Wigs: A History of Being a Utilitarian Fashion Statement

Wigs have been recognized as being a useful fashion accessory since they were used by the Ancient Egyptians. The Egyptians used wigs for the main purpose of protecting their heads, which were commonly shaved, from the sun. Other ancient civilizations also wore wigs including the Phoenicians, the Greeks and the Romans. It is interesting to note that ancient civilizations of the Far East, including Japan and China, did not utilize wigs for everyday use, but instead only for traditional theater performances.

Between the fall of the Roman Empire and the 16th Century, wigs were not a part of the fashion scene or an item of sun protection. After the 16th Century, however, red wig there was a big upswing in the use of wigs. Wigs served as a means of compensating for baldness. Wigs were seen as a means of improving one’s own personal appearance, a mask of sorts that allowed for one to appear more aesthetically pleasing. One main reason that wigs became so popular in early England was much more basic than looking good. Instead, because the English lived in a dirty, cluttered and very unsanitary conditions, head lice became a real nuisance. Oftentimes people would shave their natural head to keep it from attracting head lice and replace it with a wig, which was much easier to de-louse.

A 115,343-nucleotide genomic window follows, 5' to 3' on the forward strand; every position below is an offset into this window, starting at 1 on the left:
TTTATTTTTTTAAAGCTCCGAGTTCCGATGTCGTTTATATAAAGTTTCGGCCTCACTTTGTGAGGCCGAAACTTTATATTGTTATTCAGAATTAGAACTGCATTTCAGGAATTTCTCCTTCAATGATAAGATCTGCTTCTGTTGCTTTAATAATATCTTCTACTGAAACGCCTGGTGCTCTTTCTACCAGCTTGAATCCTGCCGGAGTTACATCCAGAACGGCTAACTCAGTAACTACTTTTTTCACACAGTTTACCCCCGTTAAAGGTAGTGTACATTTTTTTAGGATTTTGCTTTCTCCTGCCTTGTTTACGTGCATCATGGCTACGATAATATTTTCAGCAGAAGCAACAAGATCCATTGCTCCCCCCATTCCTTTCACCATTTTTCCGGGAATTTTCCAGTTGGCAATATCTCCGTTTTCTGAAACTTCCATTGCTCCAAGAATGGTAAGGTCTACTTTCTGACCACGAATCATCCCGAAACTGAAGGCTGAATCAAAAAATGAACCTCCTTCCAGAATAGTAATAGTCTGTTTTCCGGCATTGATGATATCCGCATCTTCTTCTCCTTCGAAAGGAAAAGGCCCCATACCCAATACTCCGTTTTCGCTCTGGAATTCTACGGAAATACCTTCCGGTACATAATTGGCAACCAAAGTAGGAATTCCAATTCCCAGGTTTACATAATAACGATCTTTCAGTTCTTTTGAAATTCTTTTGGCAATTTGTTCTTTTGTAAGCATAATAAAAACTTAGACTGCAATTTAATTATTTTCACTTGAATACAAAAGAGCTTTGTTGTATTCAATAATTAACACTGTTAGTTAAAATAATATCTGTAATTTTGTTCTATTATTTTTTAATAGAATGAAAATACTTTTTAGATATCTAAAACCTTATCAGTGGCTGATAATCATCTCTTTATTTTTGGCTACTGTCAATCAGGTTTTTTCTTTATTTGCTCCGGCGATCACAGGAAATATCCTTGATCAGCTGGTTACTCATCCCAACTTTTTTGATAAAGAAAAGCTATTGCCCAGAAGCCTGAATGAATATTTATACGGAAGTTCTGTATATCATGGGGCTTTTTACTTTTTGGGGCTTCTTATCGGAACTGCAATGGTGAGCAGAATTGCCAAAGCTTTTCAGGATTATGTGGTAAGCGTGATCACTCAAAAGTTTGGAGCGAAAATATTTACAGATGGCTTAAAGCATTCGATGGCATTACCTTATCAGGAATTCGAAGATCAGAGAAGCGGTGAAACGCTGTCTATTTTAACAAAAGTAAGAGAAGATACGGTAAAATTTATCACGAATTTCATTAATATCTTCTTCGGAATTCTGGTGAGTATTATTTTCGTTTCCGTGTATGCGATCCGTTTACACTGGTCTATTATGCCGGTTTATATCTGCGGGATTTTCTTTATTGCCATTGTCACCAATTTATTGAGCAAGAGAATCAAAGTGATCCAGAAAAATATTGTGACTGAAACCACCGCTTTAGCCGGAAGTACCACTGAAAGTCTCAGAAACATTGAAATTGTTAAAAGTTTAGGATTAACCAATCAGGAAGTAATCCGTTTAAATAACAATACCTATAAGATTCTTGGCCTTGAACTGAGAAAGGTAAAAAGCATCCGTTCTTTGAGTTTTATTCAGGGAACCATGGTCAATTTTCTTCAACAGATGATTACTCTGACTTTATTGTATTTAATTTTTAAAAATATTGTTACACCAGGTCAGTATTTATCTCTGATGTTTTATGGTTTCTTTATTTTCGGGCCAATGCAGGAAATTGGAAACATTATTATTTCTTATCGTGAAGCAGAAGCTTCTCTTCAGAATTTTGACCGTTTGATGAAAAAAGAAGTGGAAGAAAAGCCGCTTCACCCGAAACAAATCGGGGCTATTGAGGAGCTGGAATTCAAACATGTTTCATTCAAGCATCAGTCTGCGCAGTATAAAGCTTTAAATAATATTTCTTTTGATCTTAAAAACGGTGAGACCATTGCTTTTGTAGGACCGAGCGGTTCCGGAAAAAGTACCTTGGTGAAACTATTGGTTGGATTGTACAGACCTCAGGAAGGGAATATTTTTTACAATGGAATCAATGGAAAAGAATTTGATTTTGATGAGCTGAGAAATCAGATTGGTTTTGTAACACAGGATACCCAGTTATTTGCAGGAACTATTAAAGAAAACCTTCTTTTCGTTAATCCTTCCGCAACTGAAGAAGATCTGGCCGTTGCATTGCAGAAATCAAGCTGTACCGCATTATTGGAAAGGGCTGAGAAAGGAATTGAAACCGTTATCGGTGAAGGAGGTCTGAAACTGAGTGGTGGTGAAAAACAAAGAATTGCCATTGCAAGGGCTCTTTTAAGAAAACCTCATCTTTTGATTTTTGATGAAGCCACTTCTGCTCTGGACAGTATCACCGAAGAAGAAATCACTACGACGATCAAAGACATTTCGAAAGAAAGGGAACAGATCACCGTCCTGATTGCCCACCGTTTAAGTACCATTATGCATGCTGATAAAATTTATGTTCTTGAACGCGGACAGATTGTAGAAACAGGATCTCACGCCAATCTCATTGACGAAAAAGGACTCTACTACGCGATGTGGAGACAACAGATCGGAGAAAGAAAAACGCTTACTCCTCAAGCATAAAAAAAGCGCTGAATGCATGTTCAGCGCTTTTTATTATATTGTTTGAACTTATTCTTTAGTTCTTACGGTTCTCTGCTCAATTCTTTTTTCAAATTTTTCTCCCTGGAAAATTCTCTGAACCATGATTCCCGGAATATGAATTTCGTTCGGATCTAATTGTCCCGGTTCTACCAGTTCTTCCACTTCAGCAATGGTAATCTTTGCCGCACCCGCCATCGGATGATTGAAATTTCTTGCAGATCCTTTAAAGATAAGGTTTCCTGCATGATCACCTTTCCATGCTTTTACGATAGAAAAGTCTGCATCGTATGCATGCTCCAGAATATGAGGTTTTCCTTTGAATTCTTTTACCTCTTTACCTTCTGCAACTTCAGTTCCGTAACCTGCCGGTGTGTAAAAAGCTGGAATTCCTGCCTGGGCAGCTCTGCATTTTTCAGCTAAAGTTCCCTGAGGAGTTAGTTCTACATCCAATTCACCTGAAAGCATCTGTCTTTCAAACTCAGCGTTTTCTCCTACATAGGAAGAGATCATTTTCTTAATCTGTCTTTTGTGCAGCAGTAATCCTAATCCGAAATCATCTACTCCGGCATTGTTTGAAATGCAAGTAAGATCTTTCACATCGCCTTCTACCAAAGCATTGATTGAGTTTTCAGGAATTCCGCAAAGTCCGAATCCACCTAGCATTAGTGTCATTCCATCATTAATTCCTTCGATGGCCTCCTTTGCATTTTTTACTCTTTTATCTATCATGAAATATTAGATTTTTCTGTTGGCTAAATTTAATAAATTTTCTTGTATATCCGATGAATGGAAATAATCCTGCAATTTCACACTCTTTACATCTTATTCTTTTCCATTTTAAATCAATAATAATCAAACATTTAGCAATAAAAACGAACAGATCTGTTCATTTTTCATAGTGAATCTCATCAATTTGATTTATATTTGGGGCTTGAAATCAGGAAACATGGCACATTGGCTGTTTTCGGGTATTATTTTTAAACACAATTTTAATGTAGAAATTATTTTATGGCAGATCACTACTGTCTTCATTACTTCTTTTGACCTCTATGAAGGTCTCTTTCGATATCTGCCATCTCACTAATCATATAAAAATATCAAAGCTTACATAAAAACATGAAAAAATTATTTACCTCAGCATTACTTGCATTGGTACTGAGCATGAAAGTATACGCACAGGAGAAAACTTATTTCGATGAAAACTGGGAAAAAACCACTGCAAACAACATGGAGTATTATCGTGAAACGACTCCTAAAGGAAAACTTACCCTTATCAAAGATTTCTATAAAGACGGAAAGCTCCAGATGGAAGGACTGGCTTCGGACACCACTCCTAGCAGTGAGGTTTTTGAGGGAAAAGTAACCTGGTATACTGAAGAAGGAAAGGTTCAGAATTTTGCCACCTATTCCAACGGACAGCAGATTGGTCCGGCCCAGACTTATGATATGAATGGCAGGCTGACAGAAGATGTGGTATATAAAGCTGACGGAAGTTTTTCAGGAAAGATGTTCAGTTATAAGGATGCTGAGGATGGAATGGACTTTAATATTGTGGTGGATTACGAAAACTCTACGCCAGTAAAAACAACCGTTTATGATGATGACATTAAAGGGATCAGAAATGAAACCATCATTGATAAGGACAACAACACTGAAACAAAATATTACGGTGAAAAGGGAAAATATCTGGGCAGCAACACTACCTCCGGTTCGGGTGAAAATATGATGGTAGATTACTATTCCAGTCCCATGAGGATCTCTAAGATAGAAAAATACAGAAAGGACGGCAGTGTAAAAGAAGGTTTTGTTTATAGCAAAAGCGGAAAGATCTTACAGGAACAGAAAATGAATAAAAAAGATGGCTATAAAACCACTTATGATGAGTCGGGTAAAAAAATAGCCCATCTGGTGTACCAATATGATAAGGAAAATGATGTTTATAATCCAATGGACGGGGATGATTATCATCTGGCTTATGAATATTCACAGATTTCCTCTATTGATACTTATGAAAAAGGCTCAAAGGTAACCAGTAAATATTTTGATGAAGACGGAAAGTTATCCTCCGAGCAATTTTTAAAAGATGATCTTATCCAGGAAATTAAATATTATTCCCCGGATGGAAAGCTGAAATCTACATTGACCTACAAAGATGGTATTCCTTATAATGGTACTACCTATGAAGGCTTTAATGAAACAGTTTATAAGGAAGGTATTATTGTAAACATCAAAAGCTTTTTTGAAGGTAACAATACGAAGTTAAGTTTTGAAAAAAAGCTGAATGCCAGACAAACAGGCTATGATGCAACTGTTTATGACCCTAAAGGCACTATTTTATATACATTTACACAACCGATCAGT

Queen Elizabeth I, became famous for her tightly curled red wig. King Louis XIII of France, made wearing wigs more popular for those of the male gender and the trend continued. In fact, wig is a shortened version of the word periwig which was the name of the artificial shoulder-length or longer hair that became fashionable after Charles II was restored to the throne in 1660. Periwigs, also known as perukes, became so popular that they became a sign of status and power and soon became a staple of the English Court.

The wearing of wigs continues in many countries and cultures. In many, the wigs are a symbol of social status or class. Today, wigs are often seen more as a matter of convenience. They are easy to style ahead of time and hold in waiting until one needs them. In addition, they are an accepted remedy to baldness caused for various medical reasons. Of course, wigs are still worn today as a sign of status or for aesthetic attention. Celebrities like Cher or Dolly Parton have based a great deal of their star image upon their use of wigs. Whether they are for use in altering appearance or enhancing their appearance, wigs remain a utilitarian part of the popular culture of fashion.



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